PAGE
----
Design Communication 101

Knowing what you want and communicating with your designer is key to any successful project. Your satisfaction with the results depends on  clearly defining objectives and expectations, just as you do with your own clients. Despite popular misconceptions, great design is not normally achieved in a flash of brilliance on the first concept your designer sends. The best designs involve a lot of trial and even more error. This process is often frustrating if you have not experienced it before. It is helpful to keep a few key ideas in mind to maintain open communication with your designer and expedite the entire process.

Know what your designer does

When choosing your designer be sure they are experienced in your type of design project. There is a big difference between designers who are able to produce online and for print. Know whether you are you hiring this designer for a website or print project. If you need printed items to coordinate with your website can your designer help? Will your designer arrange for the printing of your materials?

Communicate money and terms beforehand

Without exception, you mush secure a contract before any design work begins. Will you own your logo? Will your website include attribution to the designer? How many revisions will you get, and what happens if you exceed that amount? Your designer should have a detailed contract with a schedule of work and terms and conditions.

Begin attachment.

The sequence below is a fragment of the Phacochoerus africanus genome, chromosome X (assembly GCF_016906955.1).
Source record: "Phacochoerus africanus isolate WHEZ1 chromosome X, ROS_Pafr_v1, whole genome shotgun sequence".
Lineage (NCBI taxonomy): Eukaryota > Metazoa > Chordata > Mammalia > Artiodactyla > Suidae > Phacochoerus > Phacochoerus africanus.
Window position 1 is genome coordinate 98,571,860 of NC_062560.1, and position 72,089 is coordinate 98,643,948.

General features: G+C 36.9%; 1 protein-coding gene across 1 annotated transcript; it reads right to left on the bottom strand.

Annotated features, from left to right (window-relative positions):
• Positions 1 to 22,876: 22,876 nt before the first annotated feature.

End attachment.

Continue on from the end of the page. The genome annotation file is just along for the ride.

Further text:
Start with the end in mind

Think about what you really want in your design and assess what it is you need from whatever is being designed and spend time doing some research. Think about the functionality you want your users to get out of the design, what information you need to convey, and what sort of feeling you want to evoke. Examples are the easiest way to communicate what you are looking for. That doesn’t, however, mean to send over a website from a competitor and say “I want this”.

All of my projects start with a “Project Brief” that requires the client to answer and explain a set of questions about their goals, expectations and other design considerations. I ask clients to communicate their target client, the most important feature on the home page, and the competitive landscape as well as obvious questions about websites they like. This is a great exercise for the client to organize their thoughts and starts our project on a mutually clear understanding. Even if your designer does not have a Project Brief or ask these questions you should be able to answer them.

Explain why you don’t like it

Every worthwhile designer is used to criticism, it is part of the process of improvement. However, try to be friendly and provide constructive criticism in ways similar to what you learned in elementary school. Sending messages such as “this is way off”, “it doesn’t pop”, or “can you jazz it up a bit?” are just not helpful. Try to be specific, like “the color is looking too muddy”, or “please make our contact info more obvious“, or  “the image doesn’t portray a our firm’s personality“.

Trust Your Designer, Give Up Control